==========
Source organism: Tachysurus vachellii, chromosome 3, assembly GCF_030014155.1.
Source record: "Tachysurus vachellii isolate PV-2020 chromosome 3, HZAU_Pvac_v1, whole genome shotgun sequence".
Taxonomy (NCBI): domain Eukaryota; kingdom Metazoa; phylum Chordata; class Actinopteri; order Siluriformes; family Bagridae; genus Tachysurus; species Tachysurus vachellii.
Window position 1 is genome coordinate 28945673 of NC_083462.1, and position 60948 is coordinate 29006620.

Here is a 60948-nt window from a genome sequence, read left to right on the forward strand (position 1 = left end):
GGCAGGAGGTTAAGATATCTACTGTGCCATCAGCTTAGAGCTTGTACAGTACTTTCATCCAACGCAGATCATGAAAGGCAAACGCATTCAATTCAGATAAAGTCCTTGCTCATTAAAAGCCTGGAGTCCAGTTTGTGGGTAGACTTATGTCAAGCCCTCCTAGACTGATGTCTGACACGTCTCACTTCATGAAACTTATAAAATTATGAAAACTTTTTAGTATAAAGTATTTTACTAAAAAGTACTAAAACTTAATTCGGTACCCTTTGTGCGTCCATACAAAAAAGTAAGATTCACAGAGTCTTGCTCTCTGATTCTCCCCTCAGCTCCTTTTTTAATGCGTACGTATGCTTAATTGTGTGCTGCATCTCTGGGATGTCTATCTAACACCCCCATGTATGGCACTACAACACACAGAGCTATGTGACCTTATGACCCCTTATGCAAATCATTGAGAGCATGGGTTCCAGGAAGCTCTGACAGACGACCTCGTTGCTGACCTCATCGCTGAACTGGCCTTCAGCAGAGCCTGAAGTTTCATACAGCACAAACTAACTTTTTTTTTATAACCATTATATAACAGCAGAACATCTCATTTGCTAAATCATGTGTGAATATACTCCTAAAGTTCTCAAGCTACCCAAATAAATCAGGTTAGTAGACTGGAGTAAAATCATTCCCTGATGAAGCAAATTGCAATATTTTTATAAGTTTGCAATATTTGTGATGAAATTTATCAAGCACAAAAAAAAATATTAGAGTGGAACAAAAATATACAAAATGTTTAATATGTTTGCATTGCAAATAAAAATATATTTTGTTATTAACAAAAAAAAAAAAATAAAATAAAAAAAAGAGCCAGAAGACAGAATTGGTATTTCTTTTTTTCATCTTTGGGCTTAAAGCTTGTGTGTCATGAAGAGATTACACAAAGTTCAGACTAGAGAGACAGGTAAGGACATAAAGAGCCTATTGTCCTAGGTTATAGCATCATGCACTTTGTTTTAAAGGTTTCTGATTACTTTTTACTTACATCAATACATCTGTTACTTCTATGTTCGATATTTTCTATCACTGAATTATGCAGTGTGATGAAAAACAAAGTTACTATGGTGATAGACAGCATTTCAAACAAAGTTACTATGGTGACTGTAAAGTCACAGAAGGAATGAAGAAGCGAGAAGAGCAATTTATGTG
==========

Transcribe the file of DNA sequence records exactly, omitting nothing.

Source organism: Tachysurus vachellii, chromosome 3, assembly GCF_030014155.1.
Source record: "Tachysurus vachellii isolate PV-2020 chromosome 3, HZAU_Pvac_v1, whole genome shotgun sequence".
Taxonomy (NCBI): domain Eukaryota; kingdom Metazoa; phylum Chordata; class Actinopteri; order Siluriformes; family Bagridae; genus Tachysurus; species Tachysurus vachellii.
Window position 1 is genome coordinate 28945673 of NC_083462.1, and position 60948 is coordinate 29006620.

Here is a 60948-nt window from a genome sequence, read left to right on the forward strand (position 1 = left end):
GGCAGGAGGTTAAGATATCTACTGTGCCATCAGCTTAGAGCTTGTACAGTACTTTCATCCAACGCAGATCATGAAAGGCAAACGCATTCAATTCAGATAAAGTCCTTGCTCATTAAAAGCCTGGAGTCCAGTTTGTGGGTAGACTTATGTCAAGCCCTCCTAGACTGATGTCTGACACGTCTCACTTCATGAAACTTATAAAATTATGAAAACTTTTTAGTATAAAGTATTTTACTAAAAAGTACTAAAACTTAATTCGGTACCCTTTGTGCGTCCATACAAAAAAGTAAGATTCACAGAGTCTTGCTCTCTGATTCTCCCCTCAGCTCCTTTTTTAATGCGTACGTATGCTTAATTGTGTGCTGCATCTCTGGGATGTCTATCTAACACCCCCATGTATGGCACTACAACACACAGAGCTATGTGACCTTATGACCCCTTATGCAAATCATTGAGAGCATGGGTTCCAGGAAGCTCTGACAGACGACCTCGTTGCTGACCTCATCGCTGAACTGGCCTTCAGCAGAGCCTGAAGTTTCATACAGCACAAACTAACTTTTTTTTTATAACCATTATATAACAGCAGAACATCTCATTTGCTAAATCATGTGTGAATATACTCCTAAAGTTCTCAAGCTACCCAAATAAATCAGGTTAGTAGACTGGAGTAAAATCATTCCCTGATGAAGCAAATTGCAATATTTTTATAAGTTTGCAATATTTGTGATGAAATTTATCAAGCACAAAAAAAAATATTAGAGTGGAACAAAAATATACAAAATGTTTAATATGTTTGCATTGCAAATAAAAATATATTTTGTTATTAACAAAAAAAAAAAAATAAAATAAAAAAAAGAGCCAGAAGACAGAATTGGTATTTCTTTTTTTCATCTTTGGGCTTAAAGCTTGTGTGTCATGAAGAGATTACACAAAGTTCAGACTAGAGAGACAGGTAAGGACATAAAGAGCCTATTGTCCTAGGTTATAGCATCATGCACTTTGTTTTAAAGGTTTCTGATTACTTTTTACTTACATCAATACATCTGTTACTTCTATGTTCGATATTTTCTATCACTGAATTATGCAGTGTGATGAAAAACAAAGTTACTATGGTGATAGACAGCATTTCAAACAAAGTTACTATGGTGACTGTAAAGTCACAGAAGGAATGAAGAAGCGAGAAGAGCAATTTATGTG